Treatment of Heroin Addiction

Drug Abuse and Addiction

Ask any heroin addict. If you want to kick the habit, then you have got to want it so badly that it hurts. There are no half measures otherwise within days, you will be up to your old tricks again.

But it's not easy. Treatment for addiction is out there but the haul is long and tends to be more effective if the addiction is identified early.

There are a variety of treatments and as soon as somebody has taken the first step by contacting a drugs helpline or their GP, a user will find themselves faced with a bewildering network of support.

Very few effective treatments are done in isolation but rather in tandem with psychological support.

Available Treatment for Heroin Addicts

Methadone programmes have been used to treat addiction safely and effectively for over three decades - although its effectiveness depends on how committed the patient is and how good the treatment programme is

Doctors prescribe the synthetic opiate orally and it works by suppressing withdrawal symptoms for up to 36 hours. It relieves the craving and over a period of time, along with counselling, it will be reduced until eventually the patient is "clean."

Other treatment drugs such as LAAM, levo-alpha-acetyl-methadol. can block out the effects for up to 72 hours. Naltrexone and Naloxone also have the same effect and are now becoming more available in clinics as a substitute for Methadone.

The most recent drug is the least addictive Buprenorphine. Because there is a lower level of physical dependence once the drug is discontinued the withdrawal symptoms aren't as strong as Methadone.

For addicts who don't benefit from the methadone treatment alone, a number of countries, including the Netherlands , UK and Spain , prescribe heroin under supervision. This leads to gradual withdrawal of the drug as opposed to replacing it with another substance.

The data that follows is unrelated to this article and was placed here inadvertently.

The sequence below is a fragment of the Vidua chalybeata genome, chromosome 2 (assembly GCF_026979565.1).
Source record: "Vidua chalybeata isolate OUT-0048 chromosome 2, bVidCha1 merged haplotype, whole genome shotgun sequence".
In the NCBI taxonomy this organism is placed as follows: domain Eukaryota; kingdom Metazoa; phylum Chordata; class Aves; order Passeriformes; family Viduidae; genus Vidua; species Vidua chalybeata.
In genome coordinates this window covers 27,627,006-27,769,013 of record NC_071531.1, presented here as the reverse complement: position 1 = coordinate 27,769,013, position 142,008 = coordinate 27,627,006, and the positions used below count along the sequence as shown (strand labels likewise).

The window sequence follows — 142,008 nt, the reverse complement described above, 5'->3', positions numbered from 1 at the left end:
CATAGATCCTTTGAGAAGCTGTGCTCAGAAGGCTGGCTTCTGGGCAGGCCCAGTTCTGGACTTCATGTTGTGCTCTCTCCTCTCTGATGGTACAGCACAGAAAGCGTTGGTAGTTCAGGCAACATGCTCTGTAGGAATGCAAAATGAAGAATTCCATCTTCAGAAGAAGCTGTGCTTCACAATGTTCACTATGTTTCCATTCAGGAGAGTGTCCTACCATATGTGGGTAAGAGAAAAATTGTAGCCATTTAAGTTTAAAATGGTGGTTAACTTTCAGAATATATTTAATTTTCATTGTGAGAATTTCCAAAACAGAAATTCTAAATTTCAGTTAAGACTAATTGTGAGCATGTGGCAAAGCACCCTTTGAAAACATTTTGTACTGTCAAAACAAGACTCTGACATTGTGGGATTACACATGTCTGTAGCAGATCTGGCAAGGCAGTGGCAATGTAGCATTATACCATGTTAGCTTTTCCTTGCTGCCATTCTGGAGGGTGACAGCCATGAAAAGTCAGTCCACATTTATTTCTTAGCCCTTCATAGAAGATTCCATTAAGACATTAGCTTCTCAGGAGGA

And then there is going "cold turkey" or detoxing. This is not really a treatment but more a method and it is not recommended to do unsupervised.

An addict will stop the drug abruptly and within eight to 24 hours withdrawal symptoms kick in with a vengeance. Vomiting, diarrhoea, muscle spasms, insomnia, sweating, chills, goose bumps (hence cold turkey). It is not pleasant and if done without support in a detox or treatment centre lapses are frequent.

The most successful are the community based residential centres which last at least three to six months with follow up support once the patient has left the clinic.

All the above treatments are most effective with a form of behavioural therapy or counselling. Contingency management therapy uses a voucher reward system, where patients earn points if they have a drug free test which can then be exchanged for a healthy living item.

Cognitive behavioural therapy helps people deal with their expectations and how to cope with the stress factors in the outside world which may have well led to the addiction. It will also help a person to develop better self esteem and worth which will make them believe they are better than any drug.


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